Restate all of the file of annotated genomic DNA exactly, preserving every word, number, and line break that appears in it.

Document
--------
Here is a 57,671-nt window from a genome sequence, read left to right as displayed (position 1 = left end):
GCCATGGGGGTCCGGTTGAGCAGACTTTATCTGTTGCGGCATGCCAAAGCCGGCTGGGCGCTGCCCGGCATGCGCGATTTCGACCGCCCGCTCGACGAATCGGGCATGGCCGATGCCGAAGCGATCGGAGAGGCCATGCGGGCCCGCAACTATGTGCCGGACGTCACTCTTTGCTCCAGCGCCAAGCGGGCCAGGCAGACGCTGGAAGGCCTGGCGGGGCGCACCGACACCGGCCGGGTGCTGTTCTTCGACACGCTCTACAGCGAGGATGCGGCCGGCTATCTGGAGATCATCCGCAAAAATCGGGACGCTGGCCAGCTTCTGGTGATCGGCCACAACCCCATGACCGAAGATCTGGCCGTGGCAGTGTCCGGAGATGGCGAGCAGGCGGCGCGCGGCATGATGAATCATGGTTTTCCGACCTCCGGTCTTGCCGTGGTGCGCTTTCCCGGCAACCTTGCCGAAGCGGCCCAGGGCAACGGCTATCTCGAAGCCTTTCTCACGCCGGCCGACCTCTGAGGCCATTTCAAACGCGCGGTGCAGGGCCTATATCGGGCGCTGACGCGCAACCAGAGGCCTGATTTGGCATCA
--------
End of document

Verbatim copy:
Here is a 57,671-nt window from a genome sequence, read left to right as displayed (position 1 = left end):
GCCATGGGGGTCCGGTTGAGCAGACTTTATCTGTTGCGGCATGCCAAAGCCGGCTGGGCGCTGCCCGGCATGCGCGATTTCGACCGCCCGCTCGACGAATCGGGCATGGCCGATGCCGAAGCGATCGGAGAGGCCATGCGGGCCCGCAACTATGTGCCGGACGTCACTCTTTGCTCCAGCGCCAAGCGGGCCAGGCAGACGCTGGAAGGCCTGGCGGGGCGCACCGACACCGGCCGGGTGCTGTTCTTCGACACGCTCTACAGCGAGGATGCGGCCGGCTATCTGGAGATCATCCGCAAAAATCGGGACGCTGGCCAGCTTCTGGTGATCGGCCACAACCCCATGACCGAAGATCTGGCCGTGGCAGTGTCCGGAGATGGCGAGCAGGCGGCGCGCGGCATGATGAATCATGGTTTTCCGACCTCCGGTCTTGCCGTGGTGCGCTTTCCCGGCAACCTTGCCGAAGCGGCCCAGGGCAACGGCTATCTCGAAGCCTTTCTCACGCCGGCCGACCTCTGAGGCCATTTCAAACGCGCGGTGCAGGGCCTATATCGGGCGCTGACGCGCAACCAGAGGCCTGATTTGGCATCA